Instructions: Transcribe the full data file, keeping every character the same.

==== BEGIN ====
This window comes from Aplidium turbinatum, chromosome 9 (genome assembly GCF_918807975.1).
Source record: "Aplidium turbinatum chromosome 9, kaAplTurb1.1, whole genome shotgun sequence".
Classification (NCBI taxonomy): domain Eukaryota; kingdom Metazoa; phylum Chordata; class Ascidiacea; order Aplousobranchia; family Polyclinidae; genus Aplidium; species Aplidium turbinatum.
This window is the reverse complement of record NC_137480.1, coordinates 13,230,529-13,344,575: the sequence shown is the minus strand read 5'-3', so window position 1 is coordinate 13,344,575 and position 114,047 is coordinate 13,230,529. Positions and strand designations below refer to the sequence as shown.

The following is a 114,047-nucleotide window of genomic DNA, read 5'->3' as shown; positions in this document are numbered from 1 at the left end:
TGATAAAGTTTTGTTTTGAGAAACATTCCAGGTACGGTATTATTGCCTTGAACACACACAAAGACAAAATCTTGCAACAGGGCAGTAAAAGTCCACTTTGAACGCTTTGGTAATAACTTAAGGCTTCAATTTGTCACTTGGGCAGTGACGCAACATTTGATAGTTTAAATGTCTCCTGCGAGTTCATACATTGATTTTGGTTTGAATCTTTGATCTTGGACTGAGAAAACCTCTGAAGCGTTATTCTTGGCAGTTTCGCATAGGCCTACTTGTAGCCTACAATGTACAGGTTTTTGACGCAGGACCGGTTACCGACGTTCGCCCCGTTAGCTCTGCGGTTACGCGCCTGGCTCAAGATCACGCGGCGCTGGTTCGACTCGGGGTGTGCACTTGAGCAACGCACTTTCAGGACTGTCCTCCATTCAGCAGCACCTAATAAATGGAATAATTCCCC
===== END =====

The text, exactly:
This window comes from Aplidium turbinatum, chromosome 9 (genome assembly GCF_918807975.1).
Source record: "Aplidium turbinatum chromosome 9, kaAplTurb1.1, whole genome shotgun sequence".
Classification (NCBI taxonomy): domain Eukaryota; kingdom Metazoa; phylum Chordata; class Ascidiacea; order Aplousobranchia; family Polyclinidae; genus Aplidium; species Aplidium turbinatum.
This window is the reverse complement of record NC_137480.1, coordinates 13,230,529-13,344,575: the sequence shown is the minus strand read 5'-3', so window position 1 is coordinate 13,344,575 and position 114,047 is coordinate 13,230,529. Positions and strand designations below refer to the sequence as shown.

The following is a 114,047-nucleotide window of genomic DNA, read 5'->3' as shown; positions in this document are numbered from 1 at the left end:
TGATAAAGTTTTGTTTTGAGAAACATTCCAGGTACGGTATTATTGCCTTGAACACACACAAAGACAAAATCTTGCAACAGGGCAGTAAAAGTCCACTTTGAACGCTTTGGTAATAACTTAAGGCTTCAATTTGTCACTTGGGCAGTGACGCAACATTTGATAGTTTAAATGTCTCCTGCGAGTTCATACATTGATTTTGGTTTGAATCTTTGATCTTGGACTGAGAAAACCTCTGAAGCGTTATTCTTGGCAGTTTCGCATAGGCCTACTTGTAGCCTACAATGTACAGGTTTTTGACGCAGGACCGGTTACCGACGTTCGCCCCGTTAGCTCTGCGGTTACGCGCCTGGCTCAAGATCACGCGGCGCTGGTTCGACTCGGGGTGTGCACTTGAGCAACGCACTTTCAGGACTGTCCTCCATTCAGCAGCACCTAATAAATGGAATAATTCCCC